With 97 members, five wall posts and two posted items from YouTube, the “Chad Rector’s Political Science 003 Alums” Facebook group does not seem out of the ordinary, except that the group’s creator is Rector, an assistant professor in the political science department.
“If it hadn’t been for Facebook going corporate I wouldn’t ever have really felt comfortable with this,” said Rector, who joined Facebook more than a year ago. He said he had not done much on the Web site until he started his group this month.
Originally created for students only, Facebook has exploded into a booming social network for students, alumni and professionals, including professors. At GW, professors are now struggling with how to utilize the site as an effective way to communicate with students without crossing the line.
“I think that there is a very real concern about faculty or adults transgressing into the personal social network that students have set up for themselves,” Rector said, despite having posted a video of himself on his alumni Facebook group discussing the difference between the head of state and the head of government.
Rector said that Facebook “might make it easier for some kinds of students who would be more comfortable with that kind of interaction.”
Jason Osder, an adjunct assistant professor of media and public affairs, said he created his group “partly because Blackboard is a pain.”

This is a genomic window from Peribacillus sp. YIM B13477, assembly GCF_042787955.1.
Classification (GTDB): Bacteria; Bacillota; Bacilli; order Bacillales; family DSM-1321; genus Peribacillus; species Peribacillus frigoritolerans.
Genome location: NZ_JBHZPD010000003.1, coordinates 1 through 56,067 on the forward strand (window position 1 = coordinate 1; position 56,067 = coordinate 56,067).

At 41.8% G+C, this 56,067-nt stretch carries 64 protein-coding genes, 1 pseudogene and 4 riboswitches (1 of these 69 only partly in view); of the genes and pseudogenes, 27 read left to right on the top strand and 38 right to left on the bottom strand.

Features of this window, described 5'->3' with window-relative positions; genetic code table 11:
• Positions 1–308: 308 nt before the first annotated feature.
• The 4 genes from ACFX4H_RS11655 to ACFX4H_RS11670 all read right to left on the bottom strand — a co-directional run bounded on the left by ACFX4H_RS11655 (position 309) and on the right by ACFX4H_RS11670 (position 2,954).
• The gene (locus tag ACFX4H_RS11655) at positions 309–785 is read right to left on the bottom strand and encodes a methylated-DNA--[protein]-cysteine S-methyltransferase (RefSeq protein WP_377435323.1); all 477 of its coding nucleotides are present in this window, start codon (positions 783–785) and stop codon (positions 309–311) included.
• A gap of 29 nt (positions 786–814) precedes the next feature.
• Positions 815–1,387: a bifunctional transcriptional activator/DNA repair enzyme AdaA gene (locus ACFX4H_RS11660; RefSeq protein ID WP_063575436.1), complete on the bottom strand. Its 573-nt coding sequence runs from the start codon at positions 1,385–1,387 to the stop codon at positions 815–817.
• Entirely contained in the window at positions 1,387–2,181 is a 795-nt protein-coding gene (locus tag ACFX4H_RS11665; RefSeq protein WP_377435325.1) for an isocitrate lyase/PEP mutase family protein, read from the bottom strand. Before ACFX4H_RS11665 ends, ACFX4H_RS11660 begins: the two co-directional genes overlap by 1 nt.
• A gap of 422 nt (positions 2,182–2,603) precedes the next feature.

It is difficult to send three sections the same material, Osder said, so he turned to Facebook for help and set up an account with the Web site this month.
Junior Bethany Crudele, who is enrolled in Osder’s introduction to digital media class, said that she thinks Facebook is an effective communication tool for professors to use.
“Sometimes professors only give out their phone numbers or only office hours,” Crudele said. “So I just think (Osder) is trying to make an easy way for us to try to talk to him.”
That does not mean that Crudele wasn’t surprised to see Osder on the social networking site.
“It just really caught me off guard that my professor was a member of Facebook,” she said.
Osder said he is thinking of creating another Facebook as a means of promoting a class he is considering teaching in the spring with Professor Michael Shanahan, which will be an online journalism workshop. Prospective students will be able to become familiar with its aspects and goals before it’s even on the University bulletin, Osder said.
Junior Allan Johnson is a member of Rector’s group and is Facebook friends with Osder. Johnson took Rector’s class when he was a freshman.
“Everyone checks their Facebook everyday anyways, if not multiple times, so it’s a good way to communicate with people and I don’t see why professors should be any different,” Johnson said.
Johnson said he was invited into Rector’s group by his roommate and was excited to join because Rector is one of his “favorite professors,” and his lectures for introduction to international politics were “amazing.”
“A lot of people just never think about their classes again after taking them and now that I’m in this group it kind of keeps the lessons I learned in his class fresh in my mind,” he said.